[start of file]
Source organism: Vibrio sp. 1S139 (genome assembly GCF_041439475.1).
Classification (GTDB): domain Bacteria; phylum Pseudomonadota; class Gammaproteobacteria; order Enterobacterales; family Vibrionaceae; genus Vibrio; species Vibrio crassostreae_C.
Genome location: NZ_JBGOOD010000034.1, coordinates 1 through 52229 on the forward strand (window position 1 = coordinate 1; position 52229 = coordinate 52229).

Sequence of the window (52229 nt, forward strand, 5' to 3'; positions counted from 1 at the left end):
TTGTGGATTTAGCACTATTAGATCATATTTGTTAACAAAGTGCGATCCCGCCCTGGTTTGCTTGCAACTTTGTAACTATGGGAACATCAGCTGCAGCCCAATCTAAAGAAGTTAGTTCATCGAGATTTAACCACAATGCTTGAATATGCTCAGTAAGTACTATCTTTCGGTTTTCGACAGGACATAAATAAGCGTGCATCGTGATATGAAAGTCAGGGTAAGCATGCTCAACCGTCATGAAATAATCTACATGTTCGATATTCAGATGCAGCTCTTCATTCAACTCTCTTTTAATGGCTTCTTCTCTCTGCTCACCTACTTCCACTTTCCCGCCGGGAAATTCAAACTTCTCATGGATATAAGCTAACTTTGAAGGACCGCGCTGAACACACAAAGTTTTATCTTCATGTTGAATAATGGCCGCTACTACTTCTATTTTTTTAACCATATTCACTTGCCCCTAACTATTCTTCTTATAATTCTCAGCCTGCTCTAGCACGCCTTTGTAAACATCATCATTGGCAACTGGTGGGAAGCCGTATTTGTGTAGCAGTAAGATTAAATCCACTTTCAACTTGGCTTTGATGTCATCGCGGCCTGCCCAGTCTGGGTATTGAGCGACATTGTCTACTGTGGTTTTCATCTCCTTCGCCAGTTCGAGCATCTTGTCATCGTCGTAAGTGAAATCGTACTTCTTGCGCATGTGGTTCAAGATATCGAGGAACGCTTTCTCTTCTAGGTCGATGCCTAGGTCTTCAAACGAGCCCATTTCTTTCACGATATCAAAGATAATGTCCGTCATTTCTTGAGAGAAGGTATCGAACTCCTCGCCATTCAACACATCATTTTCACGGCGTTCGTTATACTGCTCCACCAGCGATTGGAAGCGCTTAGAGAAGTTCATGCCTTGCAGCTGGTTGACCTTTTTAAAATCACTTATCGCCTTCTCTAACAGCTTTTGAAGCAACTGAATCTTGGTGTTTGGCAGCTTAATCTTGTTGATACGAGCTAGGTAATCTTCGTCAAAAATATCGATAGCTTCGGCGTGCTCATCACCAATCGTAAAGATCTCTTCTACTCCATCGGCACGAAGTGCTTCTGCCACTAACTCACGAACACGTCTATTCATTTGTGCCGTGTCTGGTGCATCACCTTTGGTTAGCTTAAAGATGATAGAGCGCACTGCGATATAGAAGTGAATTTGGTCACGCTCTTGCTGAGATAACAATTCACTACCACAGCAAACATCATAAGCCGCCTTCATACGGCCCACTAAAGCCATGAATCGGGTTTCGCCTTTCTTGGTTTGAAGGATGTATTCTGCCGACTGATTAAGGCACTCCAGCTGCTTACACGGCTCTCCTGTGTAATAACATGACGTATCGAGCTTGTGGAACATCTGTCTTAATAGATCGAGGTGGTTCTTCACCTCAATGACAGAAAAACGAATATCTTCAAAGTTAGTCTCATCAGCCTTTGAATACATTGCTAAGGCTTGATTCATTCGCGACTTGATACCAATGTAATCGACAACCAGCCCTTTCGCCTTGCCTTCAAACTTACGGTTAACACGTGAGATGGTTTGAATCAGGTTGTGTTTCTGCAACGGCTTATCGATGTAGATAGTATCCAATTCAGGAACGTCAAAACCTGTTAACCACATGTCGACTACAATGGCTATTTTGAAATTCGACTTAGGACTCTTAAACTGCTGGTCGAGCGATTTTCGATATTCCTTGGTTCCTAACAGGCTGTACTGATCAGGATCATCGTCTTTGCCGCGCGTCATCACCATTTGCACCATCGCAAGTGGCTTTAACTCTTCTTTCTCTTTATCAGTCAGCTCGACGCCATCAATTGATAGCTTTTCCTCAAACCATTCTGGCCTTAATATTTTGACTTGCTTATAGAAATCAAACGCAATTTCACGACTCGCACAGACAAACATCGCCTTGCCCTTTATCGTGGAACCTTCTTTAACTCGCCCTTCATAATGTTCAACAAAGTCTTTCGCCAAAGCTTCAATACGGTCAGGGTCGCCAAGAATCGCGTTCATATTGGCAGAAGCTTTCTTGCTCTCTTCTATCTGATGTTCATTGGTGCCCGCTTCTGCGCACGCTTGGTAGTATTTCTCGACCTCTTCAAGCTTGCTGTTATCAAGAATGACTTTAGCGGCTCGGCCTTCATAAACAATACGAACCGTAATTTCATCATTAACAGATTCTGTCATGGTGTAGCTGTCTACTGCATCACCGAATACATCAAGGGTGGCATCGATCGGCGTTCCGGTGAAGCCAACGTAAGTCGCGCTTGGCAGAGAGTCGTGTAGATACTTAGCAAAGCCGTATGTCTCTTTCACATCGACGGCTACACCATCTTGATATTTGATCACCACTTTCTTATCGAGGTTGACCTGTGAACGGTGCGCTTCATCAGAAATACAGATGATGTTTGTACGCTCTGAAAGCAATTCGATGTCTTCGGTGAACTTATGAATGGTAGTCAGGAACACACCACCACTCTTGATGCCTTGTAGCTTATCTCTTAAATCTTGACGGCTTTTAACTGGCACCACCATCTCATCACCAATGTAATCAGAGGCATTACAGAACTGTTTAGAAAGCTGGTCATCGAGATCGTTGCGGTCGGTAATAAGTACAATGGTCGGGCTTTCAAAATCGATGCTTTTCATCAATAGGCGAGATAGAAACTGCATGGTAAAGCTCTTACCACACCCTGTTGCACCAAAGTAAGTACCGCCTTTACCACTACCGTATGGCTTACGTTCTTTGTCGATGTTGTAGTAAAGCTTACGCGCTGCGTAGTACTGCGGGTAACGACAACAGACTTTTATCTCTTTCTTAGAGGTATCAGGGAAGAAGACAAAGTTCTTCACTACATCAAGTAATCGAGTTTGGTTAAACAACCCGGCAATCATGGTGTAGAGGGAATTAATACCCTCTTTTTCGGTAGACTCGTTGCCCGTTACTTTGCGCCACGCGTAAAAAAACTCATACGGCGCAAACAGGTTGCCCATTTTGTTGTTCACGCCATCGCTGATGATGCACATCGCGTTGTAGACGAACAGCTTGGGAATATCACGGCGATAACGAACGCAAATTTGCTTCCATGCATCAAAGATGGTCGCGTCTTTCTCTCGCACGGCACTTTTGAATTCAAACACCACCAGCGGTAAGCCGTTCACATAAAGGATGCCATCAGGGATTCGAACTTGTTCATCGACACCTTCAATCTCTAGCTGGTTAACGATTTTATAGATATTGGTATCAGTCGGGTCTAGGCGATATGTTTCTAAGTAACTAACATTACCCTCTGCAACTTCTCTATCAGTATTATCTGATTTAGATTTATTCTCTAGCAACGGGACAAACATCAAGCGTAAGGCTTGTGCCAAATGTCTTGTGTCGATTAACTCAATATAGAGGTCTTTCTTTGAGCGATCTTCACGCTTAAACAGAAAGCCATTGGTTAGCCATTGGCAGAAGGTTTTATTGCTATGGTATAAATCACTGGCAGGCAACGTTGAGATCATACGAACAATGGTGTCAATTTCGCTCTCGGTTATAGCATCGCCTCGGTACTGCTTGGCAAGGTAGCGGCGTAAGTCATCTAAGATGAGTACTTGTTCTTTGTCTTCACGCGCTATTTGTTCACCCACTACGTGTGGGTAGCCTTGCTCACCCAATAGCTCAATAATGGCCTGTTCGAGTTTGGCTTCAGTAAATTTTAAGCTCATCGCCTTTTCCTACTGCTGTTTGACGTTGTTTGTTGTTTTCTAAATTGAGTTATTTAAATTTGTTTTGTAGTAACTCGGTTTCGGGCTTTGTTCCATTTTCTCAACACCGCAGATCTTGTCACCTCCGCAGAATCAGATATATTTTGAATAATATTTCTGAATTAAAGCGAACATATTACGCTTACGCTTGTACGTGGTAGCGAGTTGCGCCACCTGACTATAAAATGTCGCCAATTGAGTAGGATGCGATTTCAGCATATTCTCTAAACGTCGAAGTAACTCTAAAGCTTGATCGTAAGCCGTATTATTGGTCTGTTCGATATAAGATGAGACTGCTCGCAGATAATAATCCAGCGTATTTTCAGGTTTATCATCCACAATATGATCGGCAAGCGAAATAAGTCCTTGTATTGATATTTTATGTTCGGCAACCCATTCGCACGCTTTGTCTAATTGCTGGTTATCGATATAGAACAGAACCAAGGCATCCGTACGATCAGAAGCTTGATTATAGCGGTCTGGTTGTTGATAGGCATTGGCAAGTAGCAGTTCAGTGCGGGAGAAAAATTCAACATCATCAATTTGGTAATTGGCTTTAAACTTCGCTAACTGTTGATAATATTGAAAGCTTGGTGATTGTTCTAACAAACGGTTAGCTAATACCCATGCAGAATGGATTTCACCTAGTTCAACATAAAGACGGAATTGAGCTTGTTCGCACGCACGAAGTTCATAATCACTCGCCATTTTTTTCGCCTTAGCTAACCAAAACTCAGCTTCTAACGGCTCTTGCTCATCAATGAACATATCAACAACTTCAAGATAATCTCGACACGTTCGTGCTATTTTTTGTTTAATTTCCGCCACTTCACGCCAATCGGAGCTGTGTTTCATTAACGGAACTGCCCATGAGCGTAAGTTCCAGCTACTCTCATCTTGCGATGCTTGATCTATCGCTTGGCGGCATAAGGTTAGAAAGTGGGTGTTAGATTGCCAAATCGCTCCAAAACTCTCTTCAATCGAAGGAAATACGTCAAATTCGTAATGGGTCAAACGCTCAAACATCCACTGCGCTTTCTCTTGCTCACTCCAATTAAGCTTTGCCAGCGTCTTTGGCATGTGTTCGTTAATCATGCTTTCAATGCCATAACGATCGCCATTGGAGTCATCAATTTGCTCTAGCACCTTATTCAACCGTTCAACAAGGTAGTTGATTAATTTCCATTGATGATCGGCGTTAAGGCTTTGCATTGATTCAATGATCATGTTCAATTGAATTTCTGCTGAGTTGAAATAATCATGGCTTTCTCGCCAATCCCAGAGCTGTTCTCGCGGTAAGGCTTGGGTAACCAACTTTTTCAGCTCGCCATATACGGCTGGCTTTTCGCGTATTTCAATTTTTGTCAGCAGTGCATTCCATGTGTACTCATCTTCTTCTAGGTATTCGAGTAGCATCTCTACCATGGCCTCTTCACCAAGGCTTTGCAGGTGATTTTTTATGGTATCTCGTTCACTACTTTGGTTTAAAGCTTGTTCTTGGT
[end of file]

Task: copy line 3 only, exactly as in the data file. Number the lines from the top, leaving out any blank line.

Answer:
Genome location: NZ_JBGOOD010000034.1, coordinates 1 through 52229 on the forward strand (window position 1 = coordinate 1; position 52229 = coordinate 52229).